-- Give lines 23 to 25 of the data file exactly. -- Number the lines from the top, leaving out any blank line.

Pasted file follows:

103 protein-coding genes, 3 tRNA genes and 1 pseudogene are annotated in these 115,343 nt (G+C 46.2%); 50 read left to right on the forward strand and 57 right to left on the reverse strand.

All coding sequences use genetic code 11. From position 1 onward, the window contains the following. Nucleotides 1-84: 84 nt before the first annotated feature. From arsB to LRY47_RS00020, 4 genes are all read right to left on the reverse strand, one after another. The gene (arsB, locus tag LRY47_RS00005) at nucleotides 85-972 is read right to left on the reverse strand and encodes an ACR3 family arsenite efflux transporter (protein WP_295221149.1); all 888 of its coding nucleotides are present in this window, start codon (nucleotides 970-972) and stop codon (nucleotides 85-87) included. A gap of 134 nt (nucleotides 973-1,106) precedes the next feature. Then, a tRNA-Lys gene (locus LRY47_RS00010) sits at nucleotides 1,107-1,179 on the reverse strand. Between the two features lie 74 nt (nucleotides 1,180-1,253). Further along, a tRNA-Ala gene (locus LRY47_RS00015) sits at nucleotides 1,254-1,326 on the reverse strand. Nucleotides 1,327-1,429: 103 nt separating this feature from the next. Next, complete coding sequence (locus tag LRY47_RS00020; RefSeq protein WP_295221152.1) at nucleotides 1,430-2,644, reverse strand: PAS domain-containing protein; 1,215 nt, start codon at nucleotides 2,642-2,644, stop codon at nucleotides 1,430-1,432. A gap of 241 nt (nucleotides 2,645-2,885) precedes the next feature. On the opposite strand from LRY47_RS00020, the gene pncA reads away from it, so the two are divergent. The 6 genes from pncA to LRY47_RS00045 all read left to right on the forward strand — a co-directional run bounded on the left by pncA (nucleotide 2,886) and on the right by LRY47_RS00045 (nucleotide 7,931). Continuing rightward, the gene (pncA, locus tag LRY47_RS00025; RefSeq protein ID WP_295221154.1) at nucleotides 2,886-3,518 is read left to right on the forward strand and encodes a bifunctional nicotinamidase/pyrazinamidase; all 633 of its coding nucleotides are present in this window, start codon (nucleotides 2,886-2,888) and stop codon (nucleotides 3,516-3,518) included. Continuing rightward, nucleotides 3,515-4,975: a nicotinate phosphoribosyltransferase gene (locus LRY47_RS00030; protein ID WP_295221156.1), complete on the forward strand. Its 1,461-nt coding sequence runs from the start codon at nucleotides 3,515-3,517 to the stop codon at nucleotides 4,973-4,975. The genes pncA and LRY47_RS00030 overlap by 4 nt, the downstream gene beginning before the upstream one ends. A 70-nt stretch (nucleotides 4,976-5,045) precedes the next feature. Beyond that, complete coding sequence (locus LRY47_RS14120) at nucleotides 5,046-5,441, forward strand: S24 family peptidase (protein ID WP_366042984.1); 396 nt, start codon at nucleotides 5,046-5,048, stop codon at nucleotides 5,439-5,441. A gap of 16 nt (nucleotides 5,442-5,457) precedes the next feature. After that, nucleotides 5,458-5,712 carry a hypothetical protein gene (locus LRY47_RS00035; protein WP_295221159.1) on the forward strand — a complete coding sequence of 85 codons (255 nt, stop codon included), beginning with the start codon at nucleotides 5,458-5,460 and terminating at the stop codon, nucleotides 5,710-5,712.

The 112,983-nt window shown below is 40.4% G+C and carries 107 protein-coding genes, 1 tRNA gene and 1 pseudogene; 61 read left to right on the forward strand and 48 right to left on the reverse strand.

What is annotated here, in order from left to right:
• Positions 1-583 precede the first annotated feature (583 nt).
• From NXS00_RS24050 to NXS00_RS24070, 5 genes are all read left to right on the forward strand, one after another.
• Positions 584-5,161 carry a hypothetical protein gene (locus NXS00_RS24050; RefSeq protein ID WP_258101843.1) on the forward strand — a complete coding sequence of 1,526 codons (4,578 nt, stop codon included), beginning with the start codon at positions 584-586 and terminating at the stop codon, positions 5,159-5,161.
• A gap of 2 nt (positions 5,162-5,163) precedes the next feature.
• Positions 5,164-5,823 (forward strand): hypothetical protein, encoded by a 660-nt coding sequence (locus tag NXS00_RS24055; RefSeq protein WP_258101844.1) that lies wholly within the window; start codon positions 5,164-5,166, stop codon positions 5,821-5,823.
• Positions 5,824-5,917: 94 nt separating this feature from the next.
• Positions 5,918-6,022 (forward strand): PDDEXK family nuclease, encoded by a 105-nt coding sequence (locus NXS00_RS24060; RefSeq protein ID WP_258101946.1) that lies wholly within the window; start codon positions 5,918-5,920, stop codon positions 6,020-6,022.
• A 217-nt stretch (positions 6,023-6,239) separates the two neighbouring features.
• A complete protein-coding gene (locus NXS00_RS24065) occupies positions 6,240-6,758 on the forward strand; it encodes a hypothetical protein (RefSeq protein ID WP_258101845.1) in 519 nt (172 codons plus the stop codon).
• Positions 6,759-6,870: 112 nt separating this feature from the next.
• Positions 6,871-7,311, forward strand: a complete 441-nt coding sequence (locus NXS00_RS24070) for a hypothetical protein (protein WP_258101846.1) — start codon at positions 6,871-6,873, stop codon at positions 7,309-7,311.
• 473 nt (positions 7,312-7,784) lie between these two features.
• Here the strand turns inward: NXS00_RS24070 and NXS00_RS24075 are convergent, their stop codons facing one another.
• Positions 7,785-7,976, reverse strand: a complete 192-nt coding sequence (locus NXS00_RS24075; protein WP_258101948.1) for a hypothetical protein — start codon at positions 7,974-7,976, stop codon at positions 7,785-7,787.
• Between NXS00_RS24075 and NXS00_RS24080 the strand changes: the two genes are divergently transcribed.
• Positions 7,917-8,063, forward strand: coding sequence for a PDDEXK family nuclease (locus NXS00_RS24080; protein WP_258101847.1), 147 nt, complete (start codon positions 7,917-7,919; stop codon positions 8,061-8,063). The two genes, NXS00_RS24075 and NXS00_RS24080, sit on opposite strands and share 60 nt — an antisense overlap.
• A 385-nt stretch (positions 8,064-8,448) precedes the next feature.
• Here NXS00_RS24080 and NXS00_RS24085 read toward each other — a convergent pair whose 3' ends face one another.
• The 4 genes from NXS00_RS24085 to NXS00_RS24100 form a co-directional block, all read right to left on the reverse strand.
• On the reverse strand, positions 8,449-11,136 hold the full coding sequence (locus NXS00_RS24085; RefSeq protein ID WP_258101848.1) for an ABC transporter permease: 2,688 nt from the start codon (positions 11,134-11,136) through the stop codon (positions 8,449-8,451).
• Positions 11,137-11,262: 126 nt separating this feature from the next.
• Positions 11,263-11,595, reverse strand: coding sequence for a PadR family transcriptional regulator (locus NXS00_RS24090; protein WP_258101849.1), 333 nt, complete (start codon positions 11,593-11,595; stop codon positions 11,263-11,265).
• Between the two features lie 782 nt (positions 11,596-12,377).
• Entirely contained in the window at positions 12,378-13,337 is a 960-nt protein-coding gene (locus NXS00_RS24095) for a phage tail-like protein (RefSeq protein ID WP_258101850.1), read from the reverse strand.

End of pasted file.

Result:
• The 4 genes from NXS00_RS24085 to NXS00_RS24100 form a co-directional block, all read right to left on the reverse strand.
• On the reverse strand, positions 8,449-11,136 hold the full coding sequence (locus NXS00_RS24085; RefSeq protein ID WP_258101848.1) for an ABC transporter permease: 2,688 nt from the start codon (positions 11,134-11,136) through the stop codon (positions 8,449-8,451).
• Positions 11,137-11,262: 126 nt separating this feature from the next.